The Reluctant Fundamentalist, by Mohsin Hamid, is the sad story of a young man going through an identity crisis. The novel revolves around a Pakistani man, Changez, who just graduated from Princeton University. In the beginning Changez receives a high paying job at a firm that values other companies, and also falls in love with a girl, Erica. His life seems to be going well until the sudden attack on the twin towers causes the whole country to go against his culture and race. The sudden attack also triggers Erica to fall into a deep nostalgia involving her former lover, Chris. As the novel progresses, Changez, torn between being Pakistani or American, tries to figure out who he truly is. During our book club we realized that literature can play a big role on how we view ourselves and our society; each book can play a role in shaping our concept of reality, but how much? We were asked, to what extent does literature shatter our concept of reality? At first I believed that this novel completely reinforced my concept of reality but as we read on, I realized that there were parts of this novel that shattered it too. The Reluctant Fundamentalist reinforces my concept of reality because as cruel as it may sound I know that racism occurs in our world and this novel reinforced that by showing what the Muslim citizens of New York had to endure during the 9/11 phase. However this novel also shatters my concept of reality because although we live in a society in which racism exists, it’s shocking for me to hear that innocent people were being kidnapped and thrown into detention centres after the 9/11 attack. The Reluctant Fundamentalist has both reinforced and challenged my concept of reality.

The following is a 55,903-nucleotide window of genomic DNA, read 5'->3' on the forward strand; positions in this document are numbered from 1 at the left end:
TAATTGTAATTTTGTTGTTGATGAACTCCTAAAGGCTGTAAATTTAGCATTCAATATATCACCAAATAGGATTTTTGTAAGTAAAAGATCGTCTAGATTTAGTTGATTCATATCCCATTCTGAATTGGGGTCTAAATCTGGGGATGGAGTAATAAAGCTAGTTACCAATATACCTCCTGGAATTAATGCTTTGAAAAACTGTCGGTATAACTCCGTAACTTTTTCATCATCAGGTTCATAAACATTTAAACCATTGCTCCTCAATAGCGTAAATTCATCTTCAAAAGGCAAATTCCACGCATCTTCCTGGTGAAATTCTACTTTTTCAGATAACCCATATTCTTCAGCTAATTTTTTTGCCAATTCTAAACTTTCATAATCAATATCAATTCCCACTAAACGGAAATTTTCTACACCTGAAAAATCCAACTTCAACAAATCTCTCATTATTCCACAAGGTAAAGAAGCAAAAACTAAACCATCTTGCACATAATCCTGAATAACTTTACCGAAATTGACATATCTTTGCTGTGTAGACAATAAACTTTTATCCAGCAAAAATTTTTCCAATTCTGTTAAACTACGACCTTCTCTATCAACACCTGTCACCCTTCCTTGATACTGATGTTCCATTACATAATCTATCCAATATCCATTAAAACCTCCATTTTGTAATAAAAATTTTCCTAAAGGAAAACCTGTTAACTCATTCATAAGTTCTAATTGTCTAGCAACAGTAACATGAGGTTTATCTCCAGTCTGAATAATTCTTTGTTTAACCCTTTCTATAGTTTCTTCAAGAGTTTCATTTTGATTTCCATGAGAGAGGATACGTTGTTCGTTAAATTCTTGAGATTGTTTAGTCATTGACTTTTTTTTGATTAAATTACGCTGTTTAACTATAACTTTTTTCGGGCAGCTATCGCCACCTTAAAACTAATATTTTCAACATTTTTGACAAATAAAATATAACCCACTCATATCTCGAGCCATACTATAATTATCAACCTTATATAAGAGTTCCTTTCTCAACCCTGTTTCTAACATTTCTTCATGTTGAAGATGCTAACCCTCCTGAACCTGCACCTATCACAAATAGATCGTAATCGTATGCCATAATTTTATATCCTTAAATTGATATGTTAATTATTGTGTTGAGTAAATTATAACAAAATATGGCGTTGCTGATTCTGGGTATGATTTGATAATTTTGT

When I was first asked our discussion question the first thing that went through my mind was that the novel completely reinforced my concept of society. I believed this because a big theme in the novel is how America is turning against the Pakistani people and are...
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